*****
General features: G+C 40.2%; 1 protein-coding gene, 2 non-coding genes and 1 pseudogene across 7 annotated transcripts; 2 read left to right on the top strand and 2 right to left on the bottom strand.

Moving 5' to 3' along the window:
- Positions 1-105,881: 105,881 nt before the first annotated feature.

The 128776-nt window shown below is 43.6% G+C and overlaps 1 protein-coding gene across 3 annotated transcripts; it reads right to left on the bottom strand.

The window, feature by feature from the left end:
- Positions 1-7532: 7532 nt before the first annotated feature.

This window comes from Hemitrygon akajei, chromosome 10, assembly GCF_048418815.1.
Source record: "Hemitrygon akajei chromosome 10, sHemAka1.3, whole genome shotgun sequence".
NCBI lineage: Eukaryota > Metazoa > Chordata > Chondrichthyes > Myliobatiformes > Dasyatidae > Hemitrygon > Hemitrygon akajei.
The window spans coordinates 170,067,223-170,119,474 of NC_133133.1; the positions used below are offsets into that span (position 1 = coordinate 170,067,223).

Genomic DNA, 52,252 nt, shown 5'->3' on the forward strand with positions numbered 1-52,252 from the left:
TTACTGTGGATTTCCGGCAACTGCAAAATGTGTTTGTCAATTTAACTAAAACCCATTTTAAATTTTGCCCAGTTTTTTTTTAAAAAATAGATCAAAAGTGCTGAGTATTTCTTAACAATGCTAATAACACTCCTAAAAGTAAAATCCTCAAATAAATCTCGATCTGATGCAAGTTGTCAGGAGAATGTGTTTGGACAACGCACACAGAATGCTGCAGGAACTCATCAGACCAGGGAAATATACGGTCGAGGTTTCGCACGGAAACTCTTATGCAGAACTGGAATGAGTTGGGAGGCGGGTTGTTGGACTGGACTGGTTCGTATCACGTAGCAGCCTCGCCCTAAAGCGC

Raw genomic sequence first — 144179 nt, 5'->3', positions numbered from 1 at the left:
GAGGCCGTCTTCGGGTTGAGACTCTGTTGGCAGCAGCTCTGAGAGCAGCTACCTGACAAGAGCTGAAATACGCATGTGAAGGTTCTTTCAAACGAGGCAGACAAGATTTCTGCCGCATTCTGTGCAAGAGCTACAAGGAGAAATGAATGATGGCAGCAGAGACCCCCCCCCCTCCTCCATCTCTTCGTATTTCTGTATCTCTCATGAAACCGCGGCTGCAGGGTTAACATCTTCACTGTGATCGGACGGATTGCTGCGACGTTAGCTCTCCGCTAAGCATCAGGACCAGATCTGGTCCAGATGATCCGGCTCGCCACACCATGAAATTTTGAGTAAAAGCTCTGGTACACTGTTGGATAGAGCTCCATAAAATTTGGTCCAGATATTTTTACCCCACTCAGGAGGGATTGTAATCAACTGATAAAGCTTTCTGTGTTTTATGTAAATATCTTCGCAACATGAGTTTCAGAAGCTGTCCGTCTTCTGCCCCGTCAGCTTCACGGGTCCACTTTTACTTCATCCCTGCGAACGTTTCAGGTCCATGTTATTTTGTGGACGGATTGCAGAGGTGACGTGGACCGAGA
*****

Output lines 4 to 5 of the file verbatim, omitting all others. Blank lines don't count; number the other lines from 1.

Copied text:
The 128776-nt window shown below is 43.6% G+C and overlaps 1 protein-coding gene across 3 annotated transcripts; it reads right to left on the bottom strand.

The window, feature by feature from the left end: